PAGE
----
Short Essay Assignment

Due: Thursday, July 10th by 11:00am (the start of class) via email

To download the PDF version of this handout, click here: Short Paper Assignment.

For this assignment, you will write a 3-4 page essay about one of the following three texts: “Goblin Market” by Christina Rossetti, “The Dead” by James Joyce, or The Tempest by William Shakespeare. In this essay, you will perform a close reading of some aspect of that text by choosing a feature on which to focus, reading at least two articles that discuss the text and analyzing that feature in a way that engages with those articles and makes an argument.

Thus, you paper will have three components:

Thesis – Your thesis is your argument, the analytic point that you are trying to make. A thesis must have an argument; it cannot be an observation. Your thesis is a statement about the text that requires proof and it is the job of the rest of your essay to prove it. Anything self-evident is not a thesis.

Textual evidence – The proof for your thesis must come from the text. Textual evidence has two components. A) Quotation – You should not merely refer to the text that you are analyzing, but quote from it and show the exact words with which you are making your case. B) Interpretation – Whenever you quote from the text, you must explain why that quote is important and how you are using it to support your argument.

Bibliographic sources – Much has been written about these texts and your analysis should not only engage with the elements that interest you, but also speak to other work that has been done. You are not required to agree with these other works; you can use them to bolster your argument or to provide an opposing viewpoint that you will disprove.


 

Requirements:

Your paper should be written in 12 pt. Times New Roman font, double-spaced with one inch margins. You must provide a works cited page that includes which edition of the text you used along with your two bibliographic sources. You must include properly formatted in-text citations, a heading and a title. Your paper should be formatted according to MLA convention (See the Purdue Writing Lab https://owl.english.purdue.edu/owl/resource/747/01/ for help).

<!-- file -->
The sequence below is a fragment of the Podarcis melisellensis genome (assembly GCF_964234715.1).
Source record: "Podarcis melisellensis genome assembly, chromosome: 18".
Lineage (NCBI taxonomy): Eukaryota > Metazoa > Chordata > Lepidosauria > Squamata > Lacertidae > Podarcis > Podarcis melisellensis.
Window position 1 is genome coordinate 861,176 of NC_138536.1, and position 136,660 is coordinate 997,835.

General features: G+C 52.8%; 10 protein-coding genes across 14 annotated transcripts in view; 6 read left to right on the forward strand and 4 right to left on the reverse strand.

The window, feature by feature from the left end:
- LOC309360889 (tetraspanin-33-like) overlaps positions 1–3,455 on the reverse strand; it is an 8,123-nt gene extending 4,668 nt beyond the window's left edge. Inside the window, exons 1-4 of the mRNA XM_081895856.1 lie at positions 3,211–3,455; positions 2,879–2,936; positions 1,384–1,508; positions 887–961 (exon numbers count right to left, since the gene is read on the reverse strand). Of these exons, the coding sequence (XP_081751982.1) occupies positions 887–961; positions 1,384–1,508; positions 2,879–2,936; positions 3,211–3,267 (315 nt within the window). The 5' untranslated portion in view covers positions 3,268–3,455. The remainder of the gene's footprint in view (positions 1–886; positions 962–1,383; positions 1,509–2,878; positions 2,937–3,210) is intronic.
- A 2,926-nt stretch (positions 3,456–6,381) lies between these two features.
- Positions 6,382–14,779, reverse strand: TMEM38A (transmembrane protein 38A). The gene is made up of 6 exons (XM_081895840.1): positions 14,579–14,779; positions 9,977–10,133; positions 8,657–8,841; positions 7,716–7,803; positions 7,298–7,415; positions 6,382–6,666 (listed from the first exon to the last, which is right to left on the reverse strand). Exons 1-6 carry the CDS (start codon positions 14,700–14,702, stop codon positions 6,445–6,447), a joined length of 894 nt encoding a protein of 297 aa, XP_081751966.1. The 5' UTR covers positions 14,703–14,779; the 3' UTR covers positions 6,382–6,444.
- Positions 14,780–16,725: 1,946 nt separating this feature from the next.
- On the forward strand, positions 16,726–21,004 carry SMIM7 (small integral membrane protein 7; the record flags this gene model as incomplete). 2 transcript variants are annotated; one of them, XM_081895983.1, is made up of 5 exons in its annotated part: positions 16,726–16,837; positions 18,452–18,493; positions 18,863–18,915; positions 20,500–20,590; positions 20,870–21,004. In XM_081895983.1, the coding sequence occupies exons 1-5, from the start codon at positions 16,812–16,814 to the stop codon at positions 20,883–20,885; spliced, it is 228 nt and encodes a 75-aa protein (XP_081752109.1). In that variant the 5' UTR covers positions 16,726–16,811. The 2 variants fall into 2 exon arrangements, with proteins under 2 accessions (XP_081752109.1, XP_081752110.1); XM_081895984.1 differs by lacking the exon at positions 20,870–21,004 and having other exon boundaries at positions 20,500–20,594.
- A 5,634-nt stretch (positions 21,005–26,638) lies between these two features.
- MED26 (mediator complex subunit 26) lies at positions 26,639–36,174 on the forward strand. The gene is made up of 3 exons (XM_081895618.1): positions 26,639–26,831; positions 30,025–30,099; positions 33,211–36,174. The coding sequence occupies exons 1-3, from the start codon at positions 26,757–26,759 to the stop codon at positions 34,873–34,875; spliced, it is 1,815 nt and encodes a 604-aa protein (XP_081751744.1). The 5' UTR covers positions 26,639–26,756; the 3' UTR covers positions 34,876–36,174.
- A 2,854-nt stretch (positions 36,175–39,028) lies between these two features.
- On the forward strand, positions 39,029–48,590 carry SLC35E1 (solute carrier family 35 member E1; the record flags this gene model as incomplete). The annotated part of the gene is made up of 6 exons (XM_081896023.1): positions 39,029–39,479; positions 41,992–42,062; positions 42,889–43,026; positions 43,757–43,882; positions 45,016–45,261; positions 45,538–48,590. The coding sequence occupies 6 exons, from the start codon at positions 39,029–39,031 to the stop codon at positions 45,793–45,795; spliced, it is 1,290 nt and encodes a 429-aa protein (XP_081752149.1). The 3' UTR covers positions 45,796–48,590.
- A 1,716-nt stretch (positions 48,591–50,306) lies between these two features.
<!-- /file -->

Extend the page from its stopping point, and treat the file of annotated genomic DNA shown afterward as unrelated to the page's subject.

A 3-4 page paper means that your paper must extend onto most of the third page excluding the bibliography and should not go much beyond 4.5 pages. Anywhere within those boundaries is acceptable.

Your paper must begin with an introduction that includes the name of the author and the text you are examining and ends with your thesis.

Your paper must end with a formal conclusion that does not simply restate the argument that is your thesis, but comments on it in some fashion.


Suggestions for Getting Started:

Your first job is to figure what in the text is of interest to you. Look for a theme, word, literary device, passage, formal tendency that you can analyze and use to say something about the text as a whole.

Start to think about what you want to do with that interesting moment in the text. Go back and analyze the sections in which it appears or reread the passage you are interested in several times. Make sure to pay attention to form as well as content: What kind of figurative language is used? What are the shapes and structures of the sentences? What kind of imagery is used? What allusions are present in the text? Is there anything contradictory or confusing about the text? Underline and take notes while you do this.

Look for published articles that deal with the topic of interest to you. See what they have to say. Look beyond your exact word or theme or passage at similar ideas and see what authors have done with those. If there’s a critical lens you are interested in, look for critics who use that same lens.

Start formulating your thesis based on your findings. Remember that your thesis is not set in stone until you finish the paper; you can modify it as your opinions change. Allow the text and your close reading to dictate the contents of your thesis, not the other way around.


Grading:

Your paper will be graded primarily on the quality of your argument and how well you make your case. I will look for a strong, argumentative thesis; coherent paragraphs; textual evidence supported by interpretation; appropriate use of outside sources and adherence to MLA formatting. I will also be grading you on the presentation of your argument. I expect your papers to be well organized, progress logically from one paragraph to the next and to be clearly written with few or no typos. An A paper is one that does all these things.

One final word of advice – clarity is crucial. If I do not understand what you are trying to convey, I cannot grade you on what I think you might be saying. I can only grade you on what you say. So make sure that you write clearly; the main goal of every paper is to transfer thoughts from your mind into your reader’s. Doing that with panache is nice, but nowhere near as important as clarity.

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About

I'm a doctoral student in English Literature at the University of California, Santa Barbara. My interests lie in the field known very broadly as the Digital Humanities and I focus on reading digital books (what happens to books as they become not merely digitized, but digital) and reading books digitally (how can we use computers to learn new things about literature). In what spare time I have, I read speculative fiction, transform long strings of yarn into apparel and decor and play with my friends' dogs while eagerly awaiting the day when we move to an apartment complex that will allow us to have one.

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Posted in English 10: M14

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